> Thanks so much Martha, steve and Jeff: I think I saw you Jeff, at Laurel.
                        > Martha: Do you eat cold chicken and dumplings??? I dont think I could do
                        > that
                        > under optimal conditions. I know a few people that use ensure but I cannot
                        >
                        > handle it. What is Boost? Is it a formula or milk like product??I really
                        > am
                        > interested. I wish there was a food that had no taste, the perfect
                        > combination of all that is good for you and was easy to digest. But all
                        > the
                        > advice taken together is very helpful. It does confirm several things:
                        > there
                        > is great variablility among all of us (all an experiment of one....) but
                        > also
                        > some universals: water, electrolytes, some type of food/fuel, more are
                        > using
                        > clip than most other mixes ( such as the amino drink I got) and now I have
                        >
                        > heard quite a few advise against the advill and cafeine. Martha: I will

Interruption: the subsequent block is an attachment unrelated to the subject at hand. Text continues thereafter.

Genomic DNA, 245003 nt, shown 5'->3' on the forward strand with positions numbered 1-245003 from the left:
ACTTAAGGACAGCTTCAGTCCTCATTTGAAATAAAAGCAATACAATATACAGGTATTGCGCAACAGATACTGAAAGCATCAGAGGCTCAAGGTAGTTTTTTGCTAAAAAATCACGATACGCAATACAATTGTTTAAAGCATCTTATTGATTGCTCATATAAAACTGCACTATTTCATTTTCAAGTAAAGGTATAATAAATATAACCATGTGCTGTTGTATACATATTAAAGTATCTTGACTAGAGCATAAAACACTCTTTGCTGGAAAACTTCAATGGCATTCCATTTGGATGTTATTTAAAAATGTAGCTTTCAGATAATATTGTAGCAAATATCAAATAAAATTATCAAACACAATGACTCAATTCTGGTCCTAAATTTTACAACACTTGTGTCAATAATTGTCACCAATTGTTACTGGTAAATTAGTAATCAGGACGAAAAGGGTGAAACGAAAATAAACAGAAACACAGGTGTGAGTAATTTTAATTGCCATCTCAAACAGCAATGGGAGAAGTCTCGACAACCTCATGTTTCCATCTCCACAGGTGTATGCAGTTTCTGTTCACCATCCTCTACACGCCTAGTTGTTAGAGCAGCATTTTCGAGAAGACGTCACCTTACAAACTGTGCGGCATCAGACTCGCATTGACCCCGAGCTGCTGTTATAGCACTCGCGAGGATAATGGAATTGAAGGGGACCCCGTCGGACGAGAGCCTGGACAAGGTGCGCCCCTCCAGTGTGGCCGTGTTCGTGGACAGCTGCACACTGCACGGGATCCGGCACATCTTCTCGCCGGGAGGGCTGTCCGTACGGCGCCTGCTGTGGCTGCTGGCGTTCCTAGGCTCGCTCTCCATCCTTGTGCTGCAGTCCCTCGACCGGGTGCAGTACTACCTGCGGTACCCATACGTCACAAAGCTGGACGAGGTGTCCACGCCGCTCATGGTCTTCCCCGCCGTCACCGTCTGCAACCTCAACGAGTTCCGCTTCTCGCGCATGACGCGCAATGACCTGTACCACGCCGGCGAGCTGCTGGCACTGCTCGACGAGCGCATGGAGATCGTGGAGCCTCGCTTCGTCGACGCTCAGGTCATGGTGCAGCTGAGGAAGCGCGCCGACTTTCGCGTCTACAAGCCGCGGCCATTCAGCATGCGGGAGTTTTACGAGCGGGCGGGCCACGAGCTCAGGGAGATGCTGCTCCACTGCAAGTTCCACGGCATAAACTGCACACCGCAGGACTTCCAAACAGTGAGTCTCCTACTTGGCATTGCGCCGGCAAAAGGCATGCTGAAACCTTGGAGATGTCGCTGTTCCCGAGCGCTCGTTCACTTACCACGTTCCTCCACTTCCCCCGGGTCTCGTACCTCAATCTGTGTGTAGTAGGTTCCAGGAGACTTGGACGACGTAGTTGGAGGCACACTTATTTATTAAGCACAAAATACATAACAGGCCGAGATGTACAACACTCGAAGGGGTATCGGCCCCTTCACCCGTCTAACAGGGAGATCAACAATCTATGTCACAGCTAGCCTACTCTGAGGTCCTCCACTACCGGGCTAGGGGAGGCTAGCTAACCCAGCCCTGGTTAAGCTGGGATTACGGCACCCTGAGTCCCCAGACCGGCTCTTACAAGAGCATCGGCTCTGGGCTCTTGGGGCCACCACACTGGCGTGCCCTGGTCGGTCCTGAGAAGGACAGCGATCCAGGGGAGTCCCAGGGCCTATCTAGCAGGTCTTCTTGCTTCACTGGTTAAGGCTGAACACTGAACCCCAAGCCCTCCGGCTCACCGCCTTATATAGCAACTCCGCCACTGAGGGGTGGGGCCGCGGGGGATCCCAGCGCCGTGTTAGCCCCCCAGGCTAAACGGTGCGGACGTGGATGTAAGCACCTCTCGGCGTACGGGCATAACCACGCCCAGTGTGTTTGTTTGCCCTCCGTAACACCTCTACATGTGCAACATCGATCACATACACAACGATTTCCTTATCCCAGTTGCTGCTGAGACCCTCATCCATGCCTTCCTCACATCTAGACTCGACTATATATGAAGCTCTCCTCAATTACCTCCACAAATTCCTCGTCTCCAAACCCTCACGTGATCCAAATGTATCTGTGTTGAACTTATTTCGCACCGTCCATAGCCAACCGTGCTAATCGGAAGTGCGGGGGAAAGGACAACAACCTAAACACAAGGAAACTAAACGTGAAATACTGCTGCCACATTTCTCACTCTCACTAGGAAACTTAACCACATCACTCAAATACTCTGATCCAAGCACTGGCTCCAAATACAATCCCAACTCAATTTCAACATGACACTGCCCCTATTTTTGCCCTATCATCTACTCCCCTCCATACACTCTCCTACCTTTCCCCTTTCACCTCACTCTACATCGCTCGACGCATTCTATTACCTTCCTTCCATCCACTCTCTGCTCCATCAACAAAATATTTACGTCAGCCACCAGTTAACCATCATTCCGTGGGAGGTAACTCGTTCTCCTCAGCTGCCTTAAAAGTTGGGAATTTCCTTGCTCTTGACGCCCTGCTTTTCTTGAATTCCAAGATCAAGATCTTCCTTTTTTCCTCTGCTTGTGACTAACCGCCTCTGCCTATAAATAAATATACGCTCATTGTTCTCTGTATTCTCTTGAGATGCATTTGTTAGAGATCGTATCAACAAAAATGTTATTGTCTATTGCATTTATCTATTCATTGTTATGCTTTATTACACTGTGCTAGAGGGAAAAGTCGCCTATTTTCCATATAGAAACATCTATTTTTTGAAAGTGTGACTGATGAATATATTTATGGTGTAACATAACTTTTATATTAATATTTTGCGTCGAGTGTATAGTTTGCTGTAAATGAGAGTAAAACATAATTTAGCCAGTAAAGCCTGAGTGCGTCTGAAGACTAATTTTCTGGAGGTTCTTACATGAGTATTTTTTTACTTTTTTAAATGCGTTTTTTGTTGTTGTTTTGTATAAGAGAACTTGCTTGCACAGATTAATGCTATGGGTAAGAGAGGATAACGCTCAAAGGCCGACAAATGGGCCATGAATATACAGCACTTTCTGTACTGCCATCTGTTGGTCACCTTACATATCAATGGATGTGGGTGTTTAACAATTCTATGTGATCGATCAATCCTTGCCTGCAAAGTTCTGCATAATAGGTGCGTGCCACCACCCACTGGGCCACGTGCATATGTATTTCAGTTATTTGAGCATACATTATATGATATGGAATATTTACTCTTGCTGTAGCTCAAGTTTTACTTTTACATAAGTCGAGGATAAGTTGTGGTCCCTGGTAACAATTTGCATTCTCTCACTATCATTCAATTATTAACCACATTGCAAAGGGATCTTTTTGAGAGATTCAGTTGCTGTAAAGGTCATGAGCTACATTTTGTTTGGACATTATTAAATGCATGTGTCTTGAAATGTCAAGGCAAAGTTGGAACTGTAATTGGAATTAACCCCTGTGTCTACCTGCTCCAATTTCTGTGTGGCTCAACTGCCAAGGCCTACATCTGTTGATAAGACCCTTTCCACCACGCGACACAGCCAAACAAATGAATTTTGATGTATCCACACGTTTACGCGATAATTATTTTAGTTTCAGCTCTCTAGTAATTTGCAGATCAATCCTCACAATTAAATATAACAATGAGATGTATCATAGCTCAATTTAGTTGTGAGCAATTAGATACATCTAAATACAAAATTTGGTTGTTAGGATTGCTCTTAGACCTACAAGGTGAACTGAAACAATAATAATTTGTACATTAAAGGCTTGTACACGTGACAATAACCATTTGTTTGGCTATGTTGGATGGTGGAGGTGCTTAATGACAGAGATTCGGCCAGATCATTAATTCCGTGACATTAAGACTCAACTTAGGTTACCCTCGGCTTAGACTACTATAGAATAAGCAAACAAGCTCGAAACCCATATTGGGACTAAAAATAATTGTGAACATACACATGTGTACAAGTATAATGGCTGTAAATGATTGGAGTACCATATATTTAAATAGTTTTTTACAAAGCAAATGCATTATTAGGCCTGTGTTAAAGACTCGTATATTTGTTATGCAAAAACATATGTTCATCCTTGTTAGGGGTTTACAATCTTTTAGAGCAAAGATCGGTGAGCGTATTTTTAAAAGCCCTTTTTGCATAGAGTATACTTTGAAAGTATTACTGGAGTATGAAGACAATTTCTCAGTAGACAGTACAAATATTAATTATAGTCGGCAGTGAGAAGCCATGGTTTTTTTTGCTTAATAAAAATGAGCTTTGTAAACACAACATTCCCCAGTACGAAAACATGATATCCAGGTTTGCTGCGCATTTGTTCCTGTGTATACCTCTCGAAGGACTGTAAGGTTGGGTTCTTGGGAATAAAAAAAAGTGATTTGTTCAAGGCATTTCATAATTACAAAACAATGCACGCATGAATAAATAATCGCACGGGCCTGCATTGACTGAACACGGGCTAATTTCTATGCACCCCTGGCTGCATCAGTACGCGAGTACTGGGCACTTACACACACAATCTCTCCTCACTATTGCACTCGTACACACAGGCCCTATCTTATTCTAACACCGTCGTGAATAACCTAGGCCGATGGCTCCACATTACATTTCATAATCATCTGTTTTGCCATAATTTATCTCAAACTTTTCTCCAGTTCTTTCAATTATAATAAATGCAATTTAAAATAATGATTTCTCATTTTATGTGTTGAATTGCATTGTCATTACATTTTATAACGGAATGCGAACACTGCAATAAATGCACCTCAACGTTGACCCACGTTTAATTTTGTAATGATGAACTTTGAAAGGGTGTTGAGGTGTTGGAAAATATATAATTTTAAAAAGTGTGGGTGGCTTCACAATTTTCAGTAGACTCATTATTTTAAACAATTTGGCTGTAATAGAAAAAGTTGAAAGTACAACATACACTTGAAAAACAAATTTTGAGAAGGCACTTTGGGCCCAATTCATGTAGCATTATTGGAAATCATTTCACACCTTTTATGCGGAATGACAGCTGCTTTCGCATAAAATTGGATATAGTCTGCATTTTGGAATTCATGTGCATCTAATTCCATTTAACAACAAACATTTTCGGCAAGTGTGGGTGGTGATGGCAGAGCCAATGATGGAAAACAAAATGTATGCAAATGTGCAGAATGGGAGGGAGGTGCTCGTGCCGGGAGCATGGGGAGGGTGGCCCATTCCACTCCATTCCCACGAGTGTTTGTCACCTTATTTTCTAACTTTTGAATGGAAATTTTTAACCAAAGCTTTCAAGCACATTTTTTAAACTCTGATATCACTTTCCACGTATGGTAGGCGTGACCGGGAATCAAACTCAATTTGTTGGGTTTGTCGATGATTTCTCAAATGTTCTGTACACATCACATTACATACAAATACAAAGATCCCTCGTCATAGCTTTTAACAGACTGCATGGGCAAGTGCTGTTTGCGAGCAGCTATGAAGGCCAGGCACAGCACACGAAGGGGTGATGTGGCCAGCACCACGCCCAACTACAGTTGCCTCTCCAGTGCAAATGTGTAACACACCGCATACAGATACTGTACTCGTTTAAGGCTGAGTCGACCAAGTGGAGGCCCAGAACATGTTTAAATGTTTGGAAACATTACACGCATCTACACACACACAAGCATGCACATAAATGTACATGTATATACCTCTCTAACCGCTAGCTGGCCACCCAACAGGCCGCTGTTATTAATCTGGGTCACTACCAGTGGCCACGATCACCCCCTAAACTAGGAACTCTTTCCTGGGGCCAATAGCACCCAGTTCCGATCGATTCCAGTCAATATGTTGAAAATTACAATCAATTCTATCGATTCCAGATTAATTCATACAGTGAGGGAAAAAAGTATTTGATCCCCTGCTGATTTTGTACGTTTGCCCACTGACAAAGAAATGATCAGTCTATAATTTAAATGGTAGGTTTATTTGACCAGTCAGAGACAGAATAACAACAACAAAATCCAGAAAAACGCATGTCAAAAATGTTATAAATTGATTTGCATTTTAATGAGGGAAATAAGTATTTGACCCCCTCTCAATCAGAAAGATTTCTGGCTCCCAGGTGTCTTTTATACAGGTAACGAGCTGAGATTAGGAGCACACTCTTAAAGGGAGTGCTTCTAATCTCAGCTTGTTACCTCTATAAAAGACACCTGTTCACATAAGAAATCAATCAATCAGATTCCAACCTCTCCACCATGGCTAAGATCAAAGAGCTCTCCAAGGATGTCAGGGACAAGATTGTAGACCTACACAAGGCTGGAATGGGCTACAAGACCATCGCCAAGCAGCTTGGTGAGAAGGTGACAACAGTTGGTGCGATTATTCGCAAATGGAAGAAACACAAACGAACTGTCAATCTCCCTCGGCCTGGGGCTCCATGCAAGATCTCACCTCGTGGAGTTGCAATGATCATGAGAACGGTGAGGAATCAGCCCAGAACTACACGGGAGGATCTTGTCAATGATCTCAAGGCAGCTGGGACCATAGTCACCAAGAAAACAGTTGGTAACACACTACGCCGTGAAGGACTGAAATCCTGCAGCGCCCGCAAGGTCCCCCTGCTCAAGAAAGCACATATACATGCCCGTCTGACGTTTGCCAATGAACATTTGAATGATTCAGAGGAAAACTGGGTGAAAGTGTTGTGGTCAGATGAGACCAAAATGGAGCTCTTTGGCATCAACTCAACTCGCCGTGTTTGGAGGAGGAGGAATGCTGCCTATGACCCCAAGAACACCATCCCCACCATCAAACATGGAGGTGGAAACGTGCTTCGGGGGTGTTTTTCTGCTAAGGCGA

> also
                        > ty clif shots I never have. Jeff I don't know yet if I should go too hard
                        > on
                        > the first downhills but will see maybe easy and confortable.,I have done
                        > several years worth of marathon level running and now 50s + , yet I
                        > constantly start off too strong and regret it later. I probably dont have
                        > the
                        > discipline you do. Also ; what type of leg workouts do you recomend for
                        > downhill (quads on a press, a leg curl on your back or stomach?) besides
                        > hill
                        > running? Do you think workout with weights should also be tapered before
                        > a
                        > 100? Thanks to everyone, Vermont sounds like a fun run. BTW: I have heard
                        > that it is a relatively faster 100 than most and that instead of trails it